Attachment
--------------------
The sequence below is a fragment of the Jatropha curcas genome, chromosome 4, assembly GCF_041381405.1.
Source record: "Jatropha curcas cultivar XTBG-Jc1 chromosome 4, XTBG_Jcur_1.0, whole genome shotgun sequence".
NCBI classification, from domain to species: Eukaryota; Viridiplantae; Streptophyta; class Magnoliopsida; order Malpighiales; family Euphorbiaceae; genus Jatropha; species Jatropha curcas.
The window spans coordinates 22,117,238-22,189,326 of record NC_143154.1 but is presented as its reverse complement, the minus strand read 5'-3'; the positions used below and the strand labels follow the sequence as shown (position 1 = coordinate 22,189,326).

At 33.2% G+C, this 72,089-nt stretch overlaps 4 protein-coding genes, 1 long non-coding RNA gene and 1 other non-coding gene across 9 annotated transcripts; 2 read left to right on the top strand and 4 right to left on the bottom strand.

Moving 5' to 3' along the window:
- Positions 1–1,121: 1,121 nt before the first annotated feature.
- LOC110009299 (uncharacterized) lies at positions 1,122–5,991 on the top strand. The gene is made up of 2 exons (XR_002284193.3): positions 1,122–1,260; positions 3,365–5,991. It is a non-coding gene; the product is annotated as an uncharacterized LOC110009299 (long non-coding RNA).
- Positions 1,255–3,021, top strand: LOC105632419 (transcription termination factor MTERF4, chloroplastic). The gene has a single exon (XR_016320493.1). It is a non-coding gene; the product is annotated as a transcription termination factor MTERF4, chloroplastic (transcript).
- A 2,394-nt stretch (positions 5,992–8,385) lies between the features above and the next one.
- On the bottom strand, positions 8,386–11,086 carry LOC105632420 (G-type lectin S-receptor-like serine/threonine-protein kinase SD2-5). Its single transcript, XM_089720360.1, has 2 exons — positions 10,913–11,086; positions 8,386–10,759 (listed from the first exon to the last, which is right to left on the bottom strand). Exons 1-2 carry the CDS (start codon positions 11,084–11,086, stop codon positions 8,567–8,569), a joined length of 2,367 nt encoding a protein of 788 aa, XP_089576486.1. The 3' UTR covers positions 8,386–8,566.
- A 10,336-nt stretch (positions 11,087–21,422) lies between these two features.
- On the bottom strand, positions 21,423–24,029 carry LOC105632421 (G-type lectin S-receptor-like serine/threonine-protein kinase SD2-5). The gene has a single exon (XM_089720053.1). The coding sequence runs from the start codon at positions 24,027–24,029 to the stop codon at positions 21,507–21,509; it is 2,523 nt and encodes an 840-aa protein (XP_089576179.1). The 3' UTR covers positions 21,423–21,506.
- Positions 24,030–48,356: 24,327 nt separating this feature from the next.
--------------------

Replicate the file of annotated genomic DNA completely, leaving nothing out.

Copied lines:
The sequence below is a fragment of the Jatropha curcas genome, chromosome 4, assembly GCF_041381405.1.
Source record: "Jatropha curcas cultivar XTBG-Jc1 chromosome 4, XTBG_Jcur_1.0, whole genome shotgun sequence".
NCBI classification, from domain to species: Eukaryota; Viridiplantae; Streptophyta; class Magnoliopsida; order Malpighiales; family Euphorbiaceae; genus Jatropha; species Jatropha curcas.
The window spans coordinates 22,117,238-22,189,326 of record NC_143154.1 but is presented as its reverse complement, the minus strand read 5'-3'; the positions used below and the strand labels follow the sequence as shown (position 1 = coordinate 22,189,326).

At 33.2% G+C, this 72,089-nt stretch overlaps 4 protein-coding genes, 1 long non-coding RNA gene and 1 other non-coding gene across 9 annotated transcripts; 2 read left to right on the top strand and 4 right to left on the bottom strand.

Moving 5' to 3' along the window:
- Positions 1–1,121: 1,121 nt before the first annotated feature.
- LOC110009299 (uncharacterized) lies at positions 1,122–5,991 on the top strand. The gene is made up of 2 exons (XR_002284193.3): positions 1,122–1,260; positions 3,365–5,991. It is a non-coding gene; the product is annotated as an uncharacterized LOC110009299 (long non-coding RNA).
- Positions 1,255–3,021, top strand: LOC105632419 (transcription termination factor MTERF4, chloroplastic). The gene has a single exon (XR_016320493.1). It is a non-coding gene; the product is annotated as a transcription termination factor MTERF4, chloroplastic (transcript).
- A 2,394-nt stretch (positions 5,992–8,385) lies between the features above and the next one.
- On the bottom strand, positions 8,386–11,086 carry LOC105632420 (G-type lectin S-receptor-like serine/threonine-protein kinase SD2-5). Its single transcript, XM_089720360.1, has 2 exons — positions 10,913–11,086; positions 8,386–10,759 (listed from the first exon to the last, which is right to left on the bottom strand). Exons 1-2 carry the CDS (start codon positions 11,084–11,086, stop codon positions 8,567–8,569), a joined length of 2,367 nt encoding a protein of 788 aa, XP_089576486.1. The 3' UTR covers positions 8,386–8,566.
- A 10,336-nt stretch (positions 11,087–21,422) lies between these two features.
- On the bottom strand, positions 21,423–24,029 carry LOC105632421 (G-type lectin S-receptor-like serine/threonine-protein kinase SD2-5). The gene has a single exon (XM_089720053.1). The coding sequence runs from the start codon at positions 24,027–24,029 to the stop codon at positions 21,507–21,509; it is 2,523 nt and encodes an 840-aa protein (XP_089576179.1). The 3' UTR covers positions 21,423–21,506.
- Positions 24,030–48,356: 24,327 nt separating this feature from the next.